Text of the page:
I know how much Sparky liked “talking comics” with Shel. Shel became an expert in what he did and Sparky enjoyed his perspective on the comic’s scene. Comic Con owes him a great debt. Shel will be missed.

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Charlie Roberts October 27, 2009 at 1:21 pm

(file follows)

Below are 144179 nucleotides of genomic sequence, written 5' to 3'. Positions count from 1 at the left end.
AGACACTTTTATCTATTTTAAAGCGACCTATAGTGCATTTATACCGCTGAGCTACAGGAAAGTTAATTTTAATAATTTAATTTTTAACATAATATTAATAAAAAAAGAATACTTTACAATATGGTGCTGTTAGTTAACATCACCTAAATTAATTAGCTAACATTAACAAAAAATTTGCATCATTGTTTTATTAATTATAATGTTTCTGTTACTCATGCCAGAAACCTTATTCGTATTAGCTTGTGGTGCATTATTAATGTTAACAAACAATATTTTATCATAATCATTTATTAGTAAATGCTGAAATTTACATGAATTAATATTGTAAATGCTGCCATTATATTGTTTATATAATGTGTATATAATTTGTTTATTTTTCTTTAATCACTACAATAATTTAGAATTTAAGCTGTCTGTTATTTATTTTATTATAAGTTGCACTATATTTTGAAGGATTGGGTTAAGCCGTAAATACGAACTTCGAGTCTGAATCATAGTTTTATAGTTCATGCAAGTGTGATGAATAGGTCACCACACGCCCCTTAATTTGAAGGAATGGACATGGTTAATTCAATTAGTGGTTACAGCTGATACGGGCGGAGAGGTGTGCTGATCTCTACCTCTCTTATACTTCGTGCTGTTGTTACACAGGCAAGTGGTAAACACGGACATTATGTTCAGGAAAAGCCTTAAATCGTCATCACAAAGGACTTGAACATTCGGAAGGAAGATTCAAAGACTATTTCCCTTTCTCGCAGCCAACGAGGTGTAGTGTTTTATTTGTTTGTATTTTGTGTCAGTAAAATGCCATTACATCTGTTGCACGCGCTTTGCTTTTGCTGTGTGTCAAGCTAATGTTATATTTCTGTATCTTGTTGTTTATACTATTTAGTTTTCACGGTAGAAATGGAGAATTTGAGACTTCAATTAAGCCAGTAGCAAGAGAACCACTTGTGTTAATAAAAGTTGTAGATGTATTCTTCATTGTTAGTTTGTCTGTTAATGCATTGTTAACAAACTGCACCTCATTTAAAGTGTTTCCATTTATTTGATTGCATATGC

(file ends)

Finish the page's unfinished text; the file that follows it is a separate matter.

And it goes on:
My first personal contact with Shel came in April 1983. My wife Joan and I had driven from our home in York, Pa to the Cartoon Museum in Connecticut for a chalk talk by Milton Caniff ( Caniff had sent me my First original, a “Steve Canyon” daily, in 1966 and I wanted to thank him again). He gave a wonderful chalk talk, including an incredible “Dragon Lady”. When we got home I wrote him about the possibility of a Dragon Lady sketch and sent $ 40, which was all we could afford. We received a great full color Dragon Lady drawing from Caniff and, by separate mail, a color photo of Caniff holding our art from Shel. I’d read Shel’s interview columns for “The Buyer’s Guide”, but didn’t know him at all. The icing on the cake: it turned out that Shel and SD Comic-con dealer table organizer Tom French were doing a video interview with Caniff at his Palm Springs home, and Caniff did our drawing on the video ( it doesn’t get much better than this for a collector !). In July 1983 we had a table at Comic-con. Our goal was to raise $ 800 so we could move to San Diego. We made $ 850, and the Monday after the con we rented a tiny apartment on Voltaire Street, not knowing Shel lived a block and a half away. We got to Ocean Beach August 15, 1983 and I called Shel. We quickly became friends. Within one year: Shel had hired me to rule the lines for Shel’s lettering on “Steve Canyon” and hired Joan to transcribe his interviews, thus giving us our First paychecks in California until we could get more permanent work. I accompanied Shel on several interview trips as unofficial photographer and “gas chipper inner”. Highlights included: George McManus’ long time assistant on “Bringing Up Father” Zeke Zekley, Norman Maurer ( who was married to 3 Stooges Moe Howard’s daughter Joan Howard Maurer), Brad Anderson of “Marmaduke”, and…..Superman creators Jerry Siegel and Joe Shuster for Blackthorne’s ” Siegel and Shuster: Dateline 1930’s” books. Another perk: Milton Caniff had been invited to Mary Martin’s birthday dinner at the Century Plaza Hotel in L.A. He couldn’t go and Shel couldn’t go, so I was asked to go ….Wowzer!). I rented a tuxedo and drove my little beat up VW to L.A. and parked discreetly around the corner from all the limousines. Attendees included: James Stewart, Gene Autry, Fred MacMurray, Florence Henderson, June Haver, Danny Thomas, Rita Moreno, Robert Preston, Larry Hagman, and Walter Annenburg. I collected autographs, took photos, and could barely eat dinner (!). On a more personal level, I’ve always been a frustrated cartoonist due to a serious lack of basic drawing skills. I came up with “Baby Thid”, a lisping baby going on 40 years old, in a few notes to my wife. I showed it to Shel, and he helped get me started on a modest (very modest !) cartooning career. “Baby Thid Thez” was published as a panel cartoon in the free bi-weekly Point Loma-OB “Beacon” newspaper between 1984 and 1986. I did the gags ( emphasis on “gag” !), simple roughs, and the lettering . Shel was the inker. In 1986 Shel took me to an early meeting of the “Southern California Cartoonist Society” (S.C.C.S.). Founded by Jim “Jimbo” Whiting ( who has had over 12,000 cartoons published!), Shel designed the logo. I’m still a proud member some 23 years later with Karyl Miller as our President……and I still can’t draw too well ! I apologize for going on way too long here, but feel it’s important to honor friends while they are still with us. All of the above happened thanks to Shel, and I’m just One person whose life he affected. The influence of Comic-con on Popular Culture is enormous. Life long friendships have been made, huge deals have been made, and kids have become lifelong comic collectors. Long time friend and noted illustrator Matt Lorentz spent most of this years Comic-con getting sketches and greetings on a large Get Well art board. Shel is still with us this Tuesday Oct. 27. His great younger brother Mike is maintaining a vigil at Shel’s bedside, and things look grim after a long hospital stay but I continue to Thank Shel every day and hold out hope. Thank you for hosting this site. Respectfully, Charlie Roberts